January 7, 2013
This writing is copyrighted and the exclusive work of Halli Bourne of True Self Wellness, LLC.`
The distinction between the past, present and future is only a stubbornly persistent illusion. ~Albert Einstein
An unexamined past can keep us stuck in patterns of thinking and reactive behavior that limits the way we experience life. The future possesses a seductive lure that things will be better “if only…” and tempts us out of taking action that could change our life for the better. The present is the place of what is, where we can be in touch with our bodies, our thoughts, and the Truth of our unfolding experience. Dwelling in the present builds a platform for creation and teaches us how to access the sweetness of what life is offering, no matter how it appears.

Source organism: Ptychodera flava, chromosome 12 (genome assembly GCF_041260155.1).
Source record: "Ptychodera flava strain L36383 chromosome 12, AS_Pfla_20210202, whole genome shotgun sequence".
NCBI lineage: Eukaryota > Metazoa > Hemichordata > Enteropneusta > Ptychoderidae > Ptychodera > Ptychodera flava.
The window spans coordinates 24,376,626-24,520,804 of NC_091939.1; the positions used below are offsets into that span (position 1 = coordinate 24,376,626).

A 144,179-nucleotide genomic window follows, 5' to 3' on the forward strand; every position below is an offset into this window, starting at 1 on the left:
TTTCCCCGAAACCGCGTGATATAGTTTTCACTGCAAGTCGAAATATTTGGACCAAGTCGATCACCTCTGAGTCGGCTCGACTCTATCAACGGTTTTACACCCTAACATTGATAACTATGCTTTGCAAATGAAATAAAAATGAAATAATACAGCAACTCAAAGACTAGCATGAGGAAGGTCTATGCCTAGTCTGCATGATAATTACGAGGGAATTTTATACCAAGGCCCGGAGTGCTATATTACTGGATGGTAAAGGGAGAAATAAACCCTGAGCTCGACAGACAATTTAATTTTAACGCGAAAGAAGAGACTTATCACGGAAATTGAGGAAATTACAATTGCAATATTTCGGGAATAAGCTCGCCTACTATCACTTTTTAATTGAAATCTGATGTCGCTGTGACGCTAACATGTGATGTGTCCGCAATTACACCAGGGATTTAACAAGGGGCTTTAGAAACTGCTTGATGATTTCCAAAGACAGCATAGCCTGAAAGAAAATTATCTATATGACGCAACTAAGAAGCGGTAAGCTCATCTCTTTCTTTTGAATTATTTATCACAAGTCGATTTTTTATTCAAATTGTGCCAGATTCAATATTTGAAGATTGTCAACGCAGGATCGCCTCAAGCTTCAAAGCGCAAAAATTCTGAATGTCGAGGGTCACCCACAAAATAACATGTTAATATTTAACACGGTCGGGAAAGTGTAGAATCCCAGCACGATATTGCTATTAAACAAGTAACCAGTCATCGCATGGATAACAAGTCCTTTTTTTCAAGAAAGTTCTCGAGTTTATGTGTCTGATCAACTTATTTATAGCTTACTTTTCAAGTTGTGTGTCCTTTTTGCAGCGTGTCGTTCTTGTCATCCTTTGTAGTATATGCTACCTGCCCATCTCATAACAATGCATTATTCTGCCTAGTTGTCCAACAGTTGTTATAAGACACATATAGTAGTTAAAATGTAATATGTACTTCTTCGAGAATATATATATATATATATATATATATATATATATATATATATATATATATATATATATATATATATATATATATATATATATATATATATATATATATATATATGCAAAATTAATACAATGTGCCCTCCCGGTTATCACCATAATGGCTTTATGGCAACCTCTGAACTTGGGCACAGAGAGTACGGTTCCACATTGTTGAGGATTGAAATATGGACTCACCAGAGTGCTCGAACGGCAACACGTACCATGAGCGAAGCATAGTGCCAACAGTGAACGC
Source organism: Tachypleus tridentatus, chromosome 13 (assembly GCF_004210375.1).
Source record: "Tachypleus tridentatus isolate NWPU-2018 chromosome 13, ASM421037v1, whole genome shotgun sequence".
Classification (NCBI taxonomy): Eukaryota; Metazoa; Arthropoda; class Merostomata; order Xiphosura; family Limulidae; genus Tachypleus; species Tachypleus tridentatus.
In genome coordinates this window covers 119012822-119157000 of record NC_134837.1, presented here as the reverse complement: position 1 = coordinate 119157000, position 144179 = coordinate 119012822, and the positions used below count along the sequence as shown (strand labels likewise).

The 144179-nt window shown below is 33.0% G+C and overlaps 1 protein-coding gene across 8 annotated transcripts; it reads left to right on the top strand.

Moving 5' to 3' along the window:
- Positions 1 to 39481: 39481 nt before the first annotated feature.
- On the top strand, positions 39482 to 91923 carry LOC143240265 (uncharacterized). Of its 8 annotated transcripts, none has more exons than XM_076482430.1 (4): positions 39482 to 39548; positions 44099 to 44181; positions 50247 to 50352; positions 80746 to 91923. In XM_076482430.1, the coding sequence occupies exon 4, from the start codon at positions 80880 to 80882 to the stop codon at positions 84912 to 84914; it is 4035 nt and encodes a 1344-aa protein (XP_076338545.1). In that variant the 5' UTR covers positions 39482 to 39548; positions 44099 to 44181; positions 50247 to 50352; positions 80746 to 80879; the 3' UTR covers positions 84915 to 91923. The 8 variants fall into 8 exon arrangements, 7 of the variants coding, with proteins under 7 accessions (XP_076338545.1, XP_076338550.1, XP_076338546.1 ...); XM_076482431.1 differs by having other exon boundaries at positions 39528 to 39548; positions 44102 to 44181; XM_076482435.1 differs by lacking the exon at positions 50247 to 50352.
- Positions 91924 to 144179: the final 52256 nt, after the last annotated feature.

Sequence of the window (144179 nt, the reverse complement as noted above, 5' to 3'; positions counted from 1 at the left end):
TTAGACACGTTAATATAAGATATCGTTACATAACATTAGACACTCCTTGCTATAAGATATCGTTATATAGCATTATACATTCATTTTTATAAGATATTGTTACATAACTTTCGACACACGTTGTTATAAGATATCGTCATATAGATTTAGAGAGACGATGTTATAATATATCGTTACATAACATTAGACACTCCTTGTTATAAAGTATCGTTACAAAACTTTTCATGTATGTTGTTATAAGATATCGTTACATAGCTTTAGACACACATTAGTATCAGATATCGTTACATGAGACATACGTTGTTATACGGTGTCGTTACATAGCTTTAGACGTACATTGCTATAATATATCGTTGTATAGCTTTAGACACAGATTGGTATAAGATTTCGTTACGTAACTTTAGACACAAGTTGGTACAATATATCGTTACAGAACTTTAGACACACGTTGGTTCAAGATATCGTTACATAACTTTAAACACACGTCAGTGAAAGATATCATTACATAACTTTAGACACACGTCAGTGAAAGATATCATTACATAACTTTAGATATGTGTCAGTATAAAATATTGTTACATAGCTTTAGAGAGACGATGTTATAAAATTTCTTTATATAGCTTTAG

Try these four simple tips for cultivating present-moment awareness:
- Deepen your breath. Recognize as often as possible how deeply you are breathing. Especially when you become aware of a feeling of stress, deliberately deepen your breath. Deep breathing soothes the nervous system and can arrest negative thinking.
- Witness your life. Recognize when you have become lost in your thoughts and pull back to observe what you were just thinking. Be curious. Over time, you will notice habitual patterns of thinking. Consider the possibility of changing your mind.
- Limit multi-tasking. When we are doing more than one thing at a time, our minds literally become fragmented and then we are not fully present for any singular task. As much as possible, notice when you are multi-tasking, choose one task to focus on at a time, and experience the wonder of focused attention.
- Tune into your senses. When you find yourself idle, such as sitting at a stoplight or standing in line, notice the sounds, the smells, the sights, the physical feelings present in your body. There is always something worthwhile to notice and appreciate.
For more on how present-moment awareness can enrich your life, contact Halli for a free 30-minute consultation for True Self Coaching at email@example.com or call (505) 249-4981.